LGBTQ Women Consume More Cannabis Than Straight Women, Study Shows

LGBTQ Women Consume More Cannabis Than Straight Women, Study Shows

LGBTQ women consume
more cannabis than straight women do, according to a recent study.

Published in the
journal Drug and Alcohol Dependence
last month, the study dives into the differences in how
frequently lesbian, gay, and bisexual people consume pot. This study is one of
the first to explore the weed habits of the LGBTQ community versus straight
people. It relies on data from the 2015-2017 National Survey on Drug Use and
Health—which includes information from 126,463 individuals—to reach its
conclusions. The authors, who hail from the Columbia Univesity Mailman School
of Public Health, divided the survey’s data by gender and sexuality. The
findings speak for themselves.

While about 10
percent of straight women surveyed used cannabis in the last year, about 40
percent of women did the same. Lesbian women didn’t seem to smoke as much
cannabis as bisexual women, but they still consumed more than double that of
straight women: 26 percent. If you look at daily use, the percentage of use
among all women decreased significantly, but bisexual women still consume the most.
The same goes for medical cannabis use. The study found similar trends among
gay men. Bisexual and gay men used cannabis in the last year nearly twice the
rate that straight men did, per the study.

“We further extended
these findings to estimate daily/near-daily prevalence, which
was seven times higher among bisexual women than heterosexual women and 2.3
times as high for bisexual men compared to heterosexual men,” said senior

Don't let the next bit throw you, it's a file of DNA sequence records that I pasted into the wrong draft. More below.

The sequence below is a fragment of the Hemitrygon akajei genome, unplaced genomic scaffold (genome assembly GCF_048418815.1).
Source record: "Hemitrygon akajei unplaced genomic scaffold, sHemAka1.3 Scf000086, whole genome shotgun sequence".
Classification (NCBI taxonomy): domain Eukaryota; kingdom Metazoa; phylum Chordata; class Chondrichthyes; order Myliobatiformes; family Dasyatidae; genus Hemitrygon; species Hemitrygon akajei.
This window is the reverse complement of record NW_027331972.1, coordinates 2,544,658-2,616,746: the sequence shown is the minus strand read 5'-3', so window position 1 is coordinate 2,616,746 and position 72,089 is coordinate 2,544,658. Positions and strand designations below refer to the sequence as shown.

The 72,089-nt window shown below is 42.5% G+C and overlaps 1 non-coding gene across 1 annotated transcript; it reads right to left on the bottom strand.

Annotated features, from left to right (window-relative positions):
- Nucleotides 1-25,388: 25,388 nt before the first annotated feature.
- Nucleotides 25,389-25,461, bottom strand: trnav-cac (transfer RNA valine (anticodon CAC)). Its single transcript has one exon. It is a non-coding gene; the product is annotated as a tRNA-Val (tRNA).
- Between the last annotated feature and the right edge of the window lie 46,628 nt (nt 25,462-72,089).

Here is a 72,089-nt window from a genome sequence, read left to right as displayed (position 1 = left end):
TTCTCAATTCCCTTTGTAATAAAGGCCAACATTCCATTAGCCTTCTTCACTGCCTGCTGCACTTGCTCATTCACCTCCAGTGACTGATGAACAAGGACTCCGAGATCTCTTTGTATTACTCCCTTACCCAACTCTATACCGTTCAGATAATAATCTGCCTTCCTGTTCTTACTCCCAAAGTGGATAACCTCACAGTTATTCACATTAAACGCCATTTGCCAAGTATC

author Silvia Martins, an associate professor of epidemiology at Columbia
University, in a press release.

The study looks at this usage to analyze “marijuana use disorder” specifically, noting that the LGBTQ community may be self-medicating the stress that comes with the stigma of, well, not being straight with cannabis in states where medical laws don’t yet exist. Bisexual women, in particular, may be impacted by medical cannabis laws given their high usage of the plant.

“Our results support
existing literature by demonstrating that bisexual women have higher marijuana
use disorder compared to heterosexual women,” said study author Morgan Philbin,
an assistant professor of sociomedical sciences at Columbia, in a press
release. “This is part of a larger health burden, as bisexual women are twice
as likely to have co-occurring mental health and substance use disorders yet
often have little contact with service providers.”

Bisexual women do suffer high mental health and substance
abuse rates, but cannabis is a much smaller threat than, say, prescription
drugs or alcohol, which can lead to actual overdoses. The study also doesn’t
include any information on transgender individuals, who are among the most
at-risk within the LGBTQ community. Further research on this population could
better help inform these findings. Plus, people can always lie when they answer
these surveys.

Could it be that fewer
straight men and women are being honest about their love of pot?


While this study
helps us better understand how different members of our society are exploring
with cannabis, it does appear to raise the alarm about something that may be a
non-issue. It doesn’t try to find out whether there’s any actual dependence on
cannabis yet describes the usage as a disorder.

When members of the
LGBTQ community are suffering deaths at the hands of violence and drugs that
can actually kill, alarmist language around the smoking of a joint or ripping
of a bong feels strangely inappropriate.

Published at Thu, 19 Sep 2019 15:42:32 +0000

Posted in: News

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